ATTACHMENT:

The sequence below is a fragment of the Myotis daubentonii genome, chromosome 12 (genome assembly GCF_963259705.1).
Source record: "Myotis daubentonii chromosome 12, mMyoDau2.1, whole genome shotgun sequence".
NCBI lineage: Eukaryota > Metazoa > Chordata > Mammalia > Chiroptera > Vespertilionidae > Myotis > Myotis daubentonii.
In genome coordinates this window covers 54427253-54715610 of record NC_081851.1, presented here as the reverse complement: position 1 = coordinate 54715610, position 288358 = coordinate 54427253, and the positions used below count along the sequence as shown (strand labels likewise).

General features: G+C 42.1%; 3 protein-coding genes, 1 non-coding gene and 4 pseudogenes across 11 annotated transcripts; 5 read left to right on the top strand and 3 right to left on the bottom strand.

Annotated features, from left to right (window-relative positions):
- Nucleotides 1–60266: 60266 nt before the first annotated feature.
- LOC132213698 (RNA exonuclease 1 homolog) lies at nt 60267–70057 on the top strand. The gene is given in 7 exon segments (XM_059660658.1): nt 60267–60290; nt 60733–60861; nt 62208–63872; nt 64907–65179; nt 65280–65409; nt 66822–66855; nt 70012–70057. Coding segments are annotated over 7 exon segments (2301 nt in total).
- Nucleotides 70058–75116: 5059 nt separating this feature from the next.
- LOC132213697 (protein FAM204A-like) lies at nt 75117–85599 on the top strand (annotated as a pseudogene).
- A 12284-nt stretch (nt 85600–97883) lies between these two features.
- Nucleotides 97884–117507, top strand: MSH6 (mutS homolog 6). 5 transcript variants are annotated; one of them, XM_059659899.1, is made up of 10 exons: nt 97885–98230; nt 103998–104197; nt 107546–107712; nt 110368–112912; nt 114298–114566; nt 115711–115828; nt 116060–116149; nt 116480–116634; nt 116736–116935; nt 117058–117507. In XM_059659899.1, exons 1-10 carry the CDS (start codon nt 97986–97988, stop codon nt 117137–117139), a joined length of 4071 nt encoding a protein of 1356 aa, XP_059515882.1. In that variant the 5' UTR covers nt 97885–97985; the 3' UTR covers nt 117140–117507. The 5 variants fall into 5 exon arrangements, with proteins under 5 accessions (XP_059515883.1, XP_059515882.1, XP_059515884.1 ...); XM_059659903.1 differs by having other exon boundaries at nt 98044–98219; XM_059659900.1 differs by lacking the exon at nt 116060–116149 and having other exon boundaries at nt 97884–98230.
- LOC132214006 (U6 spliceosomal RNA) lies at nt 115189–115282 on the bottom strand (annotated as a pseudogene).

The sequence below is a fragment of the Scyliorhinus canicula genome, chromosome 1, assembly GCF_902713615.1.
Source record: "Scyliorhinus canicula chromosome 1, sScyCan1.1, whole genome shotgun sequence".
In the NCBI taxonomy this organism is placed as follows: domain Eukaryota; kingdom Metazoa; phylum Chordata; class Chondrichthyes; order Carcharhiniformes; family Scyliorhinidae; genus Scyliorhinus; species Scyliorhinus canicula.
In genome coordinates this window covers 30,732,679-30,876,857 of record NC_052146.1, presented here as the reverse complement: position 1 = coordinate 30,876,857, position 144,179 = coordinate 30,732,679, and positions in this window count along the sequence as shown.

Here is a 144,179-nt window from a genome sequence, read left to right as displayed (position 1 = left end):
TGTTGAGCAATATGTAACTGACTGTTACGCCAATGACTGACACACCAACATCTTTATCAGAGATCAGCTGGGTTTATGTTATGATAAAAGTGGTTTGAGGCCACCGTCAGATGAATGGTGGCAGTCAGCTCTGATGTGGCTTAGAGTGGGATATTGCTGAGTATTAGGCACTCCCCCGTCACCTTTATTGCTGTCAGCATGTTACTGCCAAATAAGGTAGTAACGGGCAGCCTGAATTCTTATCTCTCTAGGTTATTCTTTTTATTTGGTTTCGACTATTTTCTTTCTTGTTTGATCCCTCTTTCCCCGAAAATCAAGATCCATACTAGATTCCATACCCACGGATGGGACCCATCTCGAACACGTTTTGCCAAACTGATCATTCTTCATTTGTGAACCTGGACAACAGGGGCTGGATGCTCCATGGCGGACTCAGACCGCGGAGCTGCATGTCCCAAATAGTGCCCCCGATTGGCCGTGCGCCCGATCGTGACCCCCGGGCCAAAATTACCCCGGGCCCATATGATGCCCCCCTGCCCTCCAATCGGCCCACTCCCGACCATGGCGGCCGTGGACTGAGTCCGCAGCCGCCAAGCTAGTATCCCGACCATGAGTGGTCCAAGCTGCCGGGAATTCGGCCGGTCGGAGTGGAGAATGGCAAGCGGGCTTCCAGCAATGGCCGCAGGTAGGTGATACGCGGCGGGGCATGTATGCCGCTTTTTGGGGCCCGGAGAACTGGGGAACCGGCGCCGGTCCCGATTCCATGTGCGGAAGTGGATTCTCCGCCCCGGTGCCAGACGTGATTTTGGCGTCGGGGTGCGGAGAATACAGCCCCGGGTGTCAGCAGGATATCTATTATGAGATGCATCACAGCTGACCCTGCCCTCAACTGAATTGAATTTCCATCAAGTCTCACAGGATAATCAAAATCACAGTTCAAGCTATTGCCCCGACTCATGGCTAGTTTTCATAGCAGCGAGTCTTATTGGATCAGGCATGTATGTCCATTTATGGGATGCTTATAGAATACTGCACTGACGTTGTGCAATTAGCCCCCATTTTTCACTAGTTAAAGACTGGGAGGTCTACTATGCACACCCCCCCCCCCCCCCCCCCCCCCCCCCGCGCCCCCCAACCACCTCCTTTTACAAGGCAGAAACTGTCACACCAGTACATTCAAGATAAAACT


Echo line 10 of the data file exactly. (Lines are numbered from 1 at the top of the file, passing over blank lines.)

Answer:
- LOC132213697 (protein FAM204A-like) lies at nt 75117–85599 on the top strand (annotated as a pseudogene).